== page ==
The persecution also used illegal abductions from people’s homes and workplaces, detentions without warrants, confiscation of property, and confinement without notifying the family.
All this required a vast beefing up of the PLAC.
Law enforcement organs in China also use an increasingly sophisticated and high-tech system of surveillance and monitoring. Hundreds of thousands of cameras are being installed in cities across China with facial recognition technology; identification cards have chips embedded in them, which police can read simply by standing in the same train carriage; phone lines and Internet connections are regularly tapped; complex databases work to bring all the information together so dissidents and others can be quickly caught. The PLAC oversees all this.
Along with the persecution of Falun Gong keeping it busy, societal contradictions have become more severe in the last decade, and the Party has constantly resorted to the armed police—controlled by the PLAC—to suppress them.
By 2008 there were over 120,000 mass incidents per year, according to Murray Scot Tanner, an analyst with the CNA Corporation. This was nearly double the figure four years earlier, and it went up sharply after the economic uncertainty of 2009, Tanner indicated in congressional testimony.
“A main issue is that societal contradictions have been aggravated,” said Lü Gengsong in a telephone interview.
“During the Cultural Revolution, even though it was chaotic, no one opposed the Party. Now there are already voices of opposition in China, the Party feels a sense of crisis, and now their control over society is getting stricter,” Lü said. The PLAC has also been known to step in and prevent media coverage where necessary, Lü said.
As of 2012 the resources included in the “stability maintenance” budget, belonging mostly to the PLAC, were calculated at 700 billion yuan, or US$111 billion, according to official announcements—a 12.3 percent increase from 2011. This is more than the amount that officially goes to the Chinese military.
With the enormous increase in its size, budget, and willingness to use violence, the PLAC has become a threat to top Party leaders, according to experts.
The PLAC controls the Chinese People’s Armed Police Force, which is about 1.5 million strong. “It’s basically a standing army,” said Lü in a telephone interview. “With the armed police handling these domestic issues, military troops aren’t used, so the PLAC’s powers are bigger than the Central Military Commission’s,” he said.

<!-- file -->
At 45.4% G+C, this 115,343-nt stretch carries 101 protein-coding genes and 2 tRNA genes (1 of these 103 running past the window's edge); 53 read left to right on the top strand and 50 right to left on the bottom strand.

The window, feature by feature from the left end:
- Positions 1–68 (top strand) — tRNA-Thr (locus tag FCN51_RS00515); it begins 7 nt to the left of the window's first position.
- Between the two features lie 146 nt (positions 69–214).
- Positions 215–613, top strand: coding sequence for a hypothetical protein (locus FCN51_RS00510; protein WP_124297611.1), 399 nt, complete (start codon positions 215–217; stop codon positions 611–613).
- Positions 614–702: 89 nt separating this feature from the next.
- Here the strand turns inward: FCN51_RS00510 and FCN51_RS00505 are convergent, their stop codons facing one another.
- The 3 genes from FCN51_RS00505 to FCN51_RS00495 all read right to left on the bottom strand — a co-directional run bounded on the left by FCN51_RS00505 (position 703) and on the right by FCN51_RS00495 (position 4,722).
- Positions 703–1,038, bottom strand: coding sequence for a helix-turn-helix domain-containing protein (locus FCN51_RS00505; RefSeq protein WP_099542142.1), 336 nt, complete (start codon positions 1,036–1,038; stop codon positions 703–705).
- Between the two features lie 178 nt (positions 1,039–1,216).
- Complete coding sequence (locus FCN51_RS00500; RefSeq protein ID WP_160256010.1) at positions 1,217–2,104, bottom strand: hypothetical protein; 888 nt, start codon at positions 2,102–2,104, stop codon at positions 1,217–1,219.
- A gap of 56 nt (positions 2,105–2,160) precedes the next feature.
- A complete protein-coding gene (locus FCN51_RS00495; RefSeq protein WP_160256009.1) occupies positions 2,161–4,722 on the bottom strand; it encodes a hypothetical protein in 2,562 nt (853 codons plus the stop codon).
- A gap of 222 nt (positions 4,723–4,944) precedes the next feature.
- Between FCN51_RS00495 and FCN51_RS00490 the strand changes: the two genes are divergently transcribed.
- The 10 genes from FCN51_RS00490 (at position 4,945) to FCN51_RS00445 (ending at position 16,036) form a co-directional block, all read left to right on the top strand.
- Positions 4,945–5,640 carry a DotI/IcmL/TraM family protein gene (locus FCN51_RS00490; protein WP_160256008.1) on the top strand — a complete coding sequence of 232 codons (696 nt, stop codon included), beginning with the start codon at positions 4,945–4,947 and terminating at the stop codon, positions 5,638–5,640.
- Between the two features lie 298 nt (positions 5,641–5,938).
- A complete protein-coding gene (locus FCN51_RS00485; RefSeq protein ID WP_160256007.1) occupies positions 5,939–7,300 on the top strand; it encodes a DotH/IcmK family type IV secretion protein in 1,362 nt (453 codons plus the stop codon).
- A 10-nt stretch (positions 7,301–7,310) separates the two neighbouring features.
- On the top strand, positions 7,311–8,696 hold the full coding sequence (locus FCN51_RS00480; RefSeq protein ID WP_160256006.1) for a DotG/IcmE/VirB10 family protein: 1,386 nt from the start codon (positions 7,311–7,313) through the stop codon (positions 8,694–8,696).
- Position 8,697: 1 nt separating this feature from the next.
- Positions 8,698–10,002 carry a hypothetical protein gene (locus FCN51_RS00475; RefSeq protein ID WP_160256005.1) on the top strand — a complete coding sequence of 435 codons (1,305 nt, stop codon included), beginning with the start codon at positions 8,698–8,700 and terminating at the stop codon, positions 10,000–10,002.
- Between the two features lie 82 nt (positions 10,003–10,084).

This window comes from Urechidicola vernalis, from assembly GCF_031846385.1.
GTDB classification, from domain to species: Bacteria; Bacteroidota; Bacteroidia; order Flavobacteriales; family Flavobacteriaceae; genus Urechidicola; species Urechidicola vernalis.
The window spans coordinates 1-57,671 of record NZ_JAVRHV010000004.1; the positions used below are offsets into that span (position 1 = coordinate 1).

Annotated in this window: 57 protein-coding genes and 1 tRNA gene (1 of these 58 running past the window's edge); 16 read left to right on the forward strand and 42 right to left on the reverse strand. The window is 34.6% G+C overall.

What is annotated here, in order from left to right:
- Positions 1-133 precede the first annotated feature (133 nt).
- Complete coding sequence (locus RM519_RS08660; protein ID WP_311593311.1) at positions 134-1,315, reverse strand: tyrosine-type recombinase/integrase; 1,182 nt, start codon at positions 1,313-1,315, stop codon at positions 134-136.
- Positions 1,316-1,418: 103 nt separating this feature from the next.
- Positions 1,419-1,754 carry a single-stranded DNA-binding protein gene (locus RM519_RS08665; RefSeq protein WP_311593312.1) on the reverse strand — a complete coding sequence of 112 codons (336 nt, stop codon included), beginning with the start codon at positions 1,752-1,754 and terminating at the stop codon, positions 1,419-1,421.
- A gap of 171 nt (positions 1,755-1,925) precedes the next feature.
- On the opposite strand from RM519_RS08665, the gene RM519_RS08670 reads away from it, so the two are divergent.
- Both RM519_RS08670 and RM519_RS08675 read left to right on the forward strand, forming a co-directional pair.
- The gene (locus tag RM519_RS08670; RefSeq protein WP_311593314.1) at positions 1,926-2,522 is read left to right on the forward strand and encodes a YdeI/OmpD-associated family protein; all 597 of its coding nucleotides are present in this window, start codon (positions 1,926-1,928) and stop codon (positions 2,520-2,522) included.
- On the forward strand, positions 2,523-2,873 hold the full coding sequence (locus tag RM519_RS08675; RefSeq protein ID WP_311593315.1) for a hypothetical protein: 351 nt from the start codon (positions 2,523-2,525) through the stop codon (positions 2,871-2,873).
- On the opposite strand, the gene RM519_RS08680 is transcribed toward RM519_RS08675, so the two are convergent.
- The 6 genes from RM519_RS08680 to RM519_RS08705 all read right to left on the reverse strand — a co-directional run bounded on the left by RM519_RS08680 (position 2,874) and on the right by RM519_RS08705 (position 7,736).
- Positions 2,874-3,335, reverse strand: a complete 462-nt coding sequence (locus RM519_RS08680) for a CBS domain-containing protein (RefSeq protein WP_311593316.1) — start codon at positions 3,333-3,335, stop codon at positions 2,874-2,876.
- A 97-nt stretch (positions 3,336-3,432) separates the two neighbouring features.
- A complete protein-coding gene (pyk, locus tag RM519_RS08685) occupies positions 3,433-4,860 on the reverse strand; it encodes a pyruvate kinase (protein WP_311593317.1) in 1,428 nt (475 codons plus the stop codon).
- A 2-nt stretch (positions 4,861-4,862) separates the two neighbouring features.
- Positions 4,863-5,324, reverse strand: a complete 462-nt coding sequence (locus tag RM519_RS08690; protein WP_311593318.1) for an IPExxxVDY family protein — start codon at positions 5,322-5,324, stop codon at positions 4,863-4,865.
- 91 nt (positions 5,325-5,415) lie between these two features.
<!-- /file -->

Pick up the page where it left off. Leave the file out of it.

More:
He said that the man who wields the power to mobilize this army—in particular, across provincial lines, which no other armed force in China except the military can do—is on an equal footing power-wise with Hu Jintao.
“Before the PLAC never had such power. It’s because Jiang started the persecution of Falun Gong that its power got so big,” Lü said.
Jiang did not handpick his successor, Hu Jintao, and did not have the loyalty in the military enjoyed by Mao and Deng Xiaoping. “He wanted to control his own armed forces,” Lü said.
And more importantly, he was determined that the persecution of Falun Gong continue. So he installed his own man—Zhou Yongkang—who he knew would do it, according to Xia Yiyang, senior director of Research and Policy (China) at the Human Rights Law Foundation, a Washington-based nonprofit organization.
“One of the most important jobs for the PLAC is to continue the persecution of Falun Gong,” Xia said. “That’s why Jiang installed Zhou Yongkang.”
All this makes the PLAC a sticky problem for the leadership.
“Jiang’s faction monopolizes the PLAC,” said Zhong. “They can use it to control other factions in the Party. They can use the PLAC to eavesdrop or spy on other factions. This happened in the Maoist era.”
It all means that the stakes in the current infighting are high. “Hu Jintao and Wen Jiabao will need to start with the PLAC in their internal struggle. Whoever controls the PLAC controls violence in China,” said Zhong.
These struggles are playing out beyond the sight of the public. “Ordinary people in China probably don’t understand this thing too much,” Lü said. “But the people who have had their houses demolished, then been suppressed, they hate it to the bones.”